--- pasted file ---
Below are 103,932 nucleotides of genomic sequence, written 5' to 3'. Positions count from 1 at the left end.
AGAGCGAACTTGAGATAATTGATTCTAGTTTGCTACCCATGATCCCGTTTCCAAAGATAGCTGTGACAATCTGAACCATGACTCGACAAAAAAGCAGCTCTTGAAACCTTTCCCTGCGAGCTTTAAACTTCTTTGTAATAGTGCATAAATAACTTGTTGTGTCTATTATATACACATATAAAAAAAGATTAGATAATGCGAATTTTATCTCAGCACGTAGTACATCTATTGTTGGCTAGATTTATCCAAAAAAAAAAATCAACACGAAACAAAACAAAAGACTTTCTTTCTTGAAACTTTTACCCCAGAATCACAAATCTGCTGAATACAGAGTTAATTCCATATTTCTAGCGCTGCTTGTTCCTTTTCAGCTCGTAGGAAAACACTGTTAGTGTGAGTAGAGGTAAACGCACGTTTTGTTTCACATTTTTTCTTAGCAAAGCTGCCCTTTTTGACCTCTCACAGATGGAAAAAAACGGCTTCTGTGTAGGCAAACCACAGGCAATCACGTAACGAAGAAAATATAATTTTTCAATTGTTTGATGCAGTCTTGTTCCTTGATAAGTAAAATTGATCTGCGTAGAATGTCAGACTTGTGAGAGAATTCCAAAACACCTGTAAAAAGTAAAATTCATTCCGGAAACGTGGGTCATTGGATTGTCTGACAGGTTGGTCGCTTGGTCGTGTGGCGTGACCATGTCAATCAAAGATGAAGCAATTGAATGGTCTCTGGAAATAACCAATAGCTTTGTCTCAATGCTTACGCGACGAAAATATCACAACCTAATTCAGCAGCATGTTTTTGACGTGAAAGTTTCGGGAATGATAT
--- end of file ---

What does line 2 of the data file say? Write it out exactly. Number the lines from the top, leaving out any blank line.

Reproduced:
AGAGCGAACTTGAGATAATTGATTCTAGTTTGCTACCCATGATCCCGTTTCCAAAGATAGCTGTGACAATCTGAACCATGACTCGACAAAAAAGCAGCTCTTGAAACCTTTCCCTGCGAGCTTTAAACTTCTTTGTAATAGTGCATAAATAACTTGTTGTGTCTATTATATACACATATAAAAAAAGATTAGATAATGCGAATTTTATCTCAGCACGTAGTACATCTATTGTTGGCTAGATTTATCCAAAAAAAAAAATCAACACGAAACAAAACAAAAGACTTTCTTTCTTGAAACTTTTACCCCAGAATCACAAATCTGCTGAATACAGAGTTAATTCCATATTTCTAGCGCTGCTTGTTCCTTTTCAGCTCGTAGGAAAACACTGTTAGTGTGAGTAGAGGTAAACGCACGTTTTGTTTCACATTTTTTCTTAGCAAAGCTGCCCTTTTTGACCTCTCACAGATGGAAAAAAACGGCTTCTGTGTAGGCAAACCACAGGCAATCACGTAACGAAGAAAATATAATTTTTCAATTGTTTGATGCAGTCTTGTTCCTTGATAAGTAAAATTGATCTGCGTAGAATGTCAGACTTGTGAGAGAATTCCAAAACACCTGTAAAAAGTAAAATTCATTCCGGAAACGTGGGTCATTGGATTGTCTGACAGGTTGGTCGCTTGGTCGTGTGGCGTGACCATGTCAATCAAAGATGAAGCAATTGAATGGTCTCTGGAAATAACCAATAGCTTTGTCTCAATGCTTACGCGACGAAAATATCACAACCTAATTCAGCAGCATGTTTTTGACGTGAAAGTTTCGGGAATGATAT